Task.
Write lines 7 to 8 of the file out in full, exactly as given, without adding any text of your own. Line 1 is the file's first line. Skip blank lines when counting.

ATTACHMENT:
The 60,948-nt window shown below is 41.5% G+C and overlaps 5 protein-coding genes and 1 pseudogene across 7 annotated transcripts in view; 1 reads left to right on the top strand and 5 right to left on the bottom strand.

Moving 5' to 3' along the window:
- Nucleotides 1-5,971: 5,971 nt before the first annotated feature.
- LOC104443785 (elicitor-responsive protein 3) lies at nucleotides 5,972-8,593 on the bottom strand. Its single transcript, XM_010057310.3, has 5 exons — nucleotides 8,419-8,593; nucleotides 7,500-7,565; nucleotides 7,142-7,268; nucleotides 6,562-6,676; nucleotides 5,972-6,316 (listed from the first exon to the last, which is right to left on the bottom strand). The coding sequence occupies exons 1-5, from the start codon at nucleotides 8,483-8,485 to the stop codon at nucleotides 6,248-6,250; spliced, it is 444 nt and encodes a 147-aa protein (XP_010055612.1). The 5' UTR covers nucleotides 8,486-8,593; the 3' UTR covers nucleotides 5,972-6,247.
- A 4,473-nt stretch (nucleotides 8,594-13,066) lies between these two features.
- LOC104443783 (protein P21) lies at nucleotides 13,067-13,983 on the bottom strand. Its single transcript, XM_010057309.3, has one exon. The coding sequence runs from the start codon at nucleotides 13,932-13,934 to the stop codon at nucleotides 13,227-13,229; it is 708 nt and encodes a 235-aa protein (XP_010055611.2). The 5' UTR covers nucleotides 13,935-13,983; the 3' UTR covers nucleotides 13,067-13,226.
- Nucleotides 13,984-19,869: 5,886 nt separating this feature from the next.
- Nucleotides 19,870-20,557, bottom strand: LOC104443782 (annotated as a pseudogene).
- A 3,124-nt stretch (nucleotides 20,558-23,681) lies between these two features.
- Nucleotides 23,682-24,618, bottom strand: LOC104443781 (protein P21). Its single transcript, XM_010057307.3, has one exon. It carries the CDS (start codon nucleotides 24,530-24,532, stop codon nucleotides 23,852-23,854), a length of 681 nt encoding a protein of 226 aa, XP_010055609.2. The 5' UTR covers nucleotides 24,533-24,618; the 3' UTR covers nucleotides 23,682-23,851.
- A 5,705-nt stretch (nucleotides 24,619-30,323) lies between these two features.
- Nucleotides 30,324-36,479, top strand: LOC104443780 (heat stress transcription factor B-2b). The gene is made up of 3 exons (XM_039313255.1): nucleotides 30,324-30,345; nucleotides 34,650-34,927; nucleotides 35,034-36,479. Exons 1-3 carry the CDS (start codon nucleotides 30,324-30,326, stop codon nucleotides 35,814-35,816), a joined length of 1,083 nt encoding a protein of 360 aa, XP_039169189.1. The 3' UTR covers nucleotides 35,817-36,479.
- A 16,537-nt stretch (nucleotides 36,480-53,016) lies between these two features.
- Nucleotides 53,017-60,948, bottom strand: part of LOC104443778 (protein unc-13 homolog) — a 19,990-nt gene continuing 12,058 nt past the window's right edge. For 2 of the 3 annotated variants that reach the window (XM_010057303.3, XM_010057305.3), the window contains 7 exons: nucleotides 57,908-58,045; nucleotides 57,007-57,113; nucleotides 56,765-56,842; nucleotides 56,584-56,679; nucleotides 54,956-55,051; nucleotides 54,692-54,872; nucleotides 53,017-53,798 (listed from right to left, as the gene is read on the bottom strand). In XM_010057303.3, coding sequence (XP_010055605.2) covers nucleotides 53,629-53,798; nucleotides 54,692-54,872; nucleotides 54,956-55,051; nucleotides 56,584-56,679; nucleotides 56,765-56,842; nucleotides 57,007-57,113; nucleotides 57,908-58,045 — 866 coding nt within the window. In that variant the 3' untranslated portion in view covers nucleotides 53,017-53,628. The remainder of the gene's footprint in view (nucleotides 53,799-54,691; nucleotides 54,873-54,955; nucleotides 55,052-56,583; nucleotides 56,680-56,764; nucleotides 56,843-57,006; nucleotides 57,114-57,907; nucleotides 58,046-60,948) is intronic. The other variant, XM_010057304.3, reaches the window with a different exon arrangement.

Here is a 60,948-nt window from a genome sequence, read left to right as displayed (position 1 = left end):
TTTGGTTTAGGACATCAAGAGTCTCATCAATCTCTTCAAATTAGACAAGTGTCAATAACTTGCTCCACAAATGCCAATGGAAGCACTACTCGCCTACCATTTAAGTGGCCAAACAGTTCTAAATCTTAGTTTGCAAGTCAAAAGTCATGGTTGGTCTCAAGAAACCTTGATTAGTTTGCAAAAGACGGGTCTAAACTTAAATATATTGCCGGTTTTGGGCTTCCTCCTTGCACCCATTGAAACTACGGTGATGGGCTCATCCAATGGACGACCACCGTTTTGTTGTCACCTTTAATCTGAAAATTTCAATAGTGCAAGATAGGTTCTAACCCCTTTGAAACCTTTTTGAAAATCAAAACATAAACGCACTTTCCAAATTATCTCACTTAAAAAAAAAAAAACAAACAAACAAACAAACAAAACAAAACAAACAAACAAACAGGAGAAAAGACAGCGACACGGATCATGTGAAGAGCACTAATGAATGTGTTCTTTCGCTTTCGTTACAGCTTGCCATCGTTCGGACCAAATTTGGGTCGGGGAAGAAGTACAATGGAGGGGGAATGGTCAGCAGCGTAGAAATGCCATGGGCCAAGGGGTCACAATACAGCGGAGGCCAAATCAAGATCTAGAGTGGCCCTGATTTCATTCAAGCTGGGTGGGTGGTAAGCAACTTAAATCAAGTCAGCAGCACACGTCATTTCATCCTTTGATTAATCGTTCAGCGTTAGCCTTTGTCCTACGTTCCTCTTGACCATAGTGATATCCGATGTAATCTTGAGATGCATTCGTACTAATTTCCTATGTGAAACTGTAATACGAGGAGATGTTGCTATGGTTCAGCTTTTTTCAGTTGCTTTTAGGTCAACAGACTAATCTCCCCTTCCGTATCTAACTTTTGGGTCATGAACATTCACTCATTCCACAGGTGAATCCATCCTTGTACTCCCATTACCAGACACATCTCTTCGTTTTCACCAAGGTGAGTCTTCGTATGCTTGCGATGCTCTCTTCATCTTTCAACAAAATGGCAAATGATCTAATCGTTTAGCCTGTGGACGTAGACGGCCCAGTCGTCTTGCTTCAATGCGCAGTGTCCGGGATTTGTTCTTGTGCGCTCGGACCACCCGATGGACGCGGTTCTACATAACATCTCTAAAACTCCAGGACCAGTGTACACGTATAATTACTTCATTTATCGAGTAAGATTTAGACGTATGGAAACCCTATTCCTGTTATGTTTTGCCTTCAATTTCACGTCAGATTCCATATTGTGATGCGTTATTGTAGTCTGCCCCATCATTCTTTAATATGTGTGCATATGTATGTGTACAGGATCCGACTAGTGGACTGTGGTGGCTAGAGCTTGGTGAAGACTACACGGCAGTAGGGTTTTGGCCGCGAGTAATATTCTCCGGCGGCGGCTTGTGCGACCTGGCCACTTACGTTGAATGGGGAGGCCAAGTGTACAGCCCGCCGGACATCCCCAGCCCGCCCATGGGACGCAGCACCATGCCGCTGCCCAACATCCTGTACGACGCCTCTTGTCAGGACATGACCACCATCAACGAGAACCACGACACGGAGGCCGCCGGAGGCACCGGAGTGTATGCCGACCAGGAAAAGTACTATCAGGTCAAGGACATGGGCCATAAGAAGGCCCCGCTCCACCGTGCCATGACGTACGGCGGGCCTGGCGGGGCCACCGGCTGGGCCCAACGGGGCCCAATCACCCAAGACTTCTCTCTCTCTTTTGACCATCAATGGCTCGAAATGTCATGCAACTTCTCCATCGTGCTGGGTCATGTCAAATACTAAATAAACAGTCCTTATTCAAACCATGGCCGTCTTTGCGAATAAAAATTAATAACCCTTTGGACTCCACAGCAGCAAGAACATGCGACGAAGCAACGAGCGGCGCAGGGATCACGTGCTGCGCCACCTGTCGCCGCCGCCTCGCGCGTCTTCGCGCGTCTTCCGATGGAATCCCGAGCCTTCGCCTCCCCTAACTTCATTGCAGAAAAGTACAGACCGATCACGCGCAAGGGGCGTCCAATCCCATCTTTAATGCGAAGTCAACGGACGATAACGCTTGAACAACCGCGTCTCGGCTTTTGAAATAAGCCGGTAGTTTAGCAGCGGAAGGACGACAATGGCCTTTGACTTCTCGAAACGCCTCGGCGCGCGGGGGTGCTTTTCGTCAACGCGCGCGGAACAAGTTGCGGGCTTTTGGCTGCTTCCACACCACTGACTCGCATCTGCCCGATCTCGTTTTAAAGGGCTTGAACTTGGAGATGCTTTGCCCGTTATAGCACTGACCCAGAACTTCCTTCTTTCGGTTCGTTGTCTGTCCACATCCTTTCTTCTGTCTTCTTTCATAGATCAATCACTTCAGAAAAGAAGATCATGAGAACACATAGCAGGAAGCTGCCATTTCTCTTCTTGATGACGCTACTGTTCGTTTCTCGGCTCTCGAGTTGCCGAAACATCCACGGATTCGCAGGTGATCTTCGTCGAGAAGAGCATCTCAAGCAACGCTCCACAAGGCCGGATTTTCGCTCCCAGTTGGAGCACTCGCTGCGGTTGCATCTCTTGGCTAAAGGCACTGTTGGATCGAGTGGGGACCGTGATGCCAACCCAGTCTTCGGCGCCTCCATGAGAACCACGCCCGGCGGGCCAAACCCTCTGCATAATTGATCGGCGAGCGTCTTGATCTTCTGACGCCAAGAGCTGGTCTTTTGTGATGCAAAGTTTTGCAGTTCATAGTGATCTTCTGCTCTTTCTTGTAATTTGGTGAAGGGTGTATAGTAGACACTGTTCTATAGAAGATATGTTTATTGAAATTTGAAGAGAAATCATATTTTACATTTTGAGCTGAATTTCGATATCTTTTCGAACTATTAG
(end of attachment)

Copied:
- Nucleotides 13,984-19,869: 5,886 nt separating this feature from the next.
- Nucleotides 19,870-20,557, bottom strand: LOC104443782 (annotated as a pseudogene).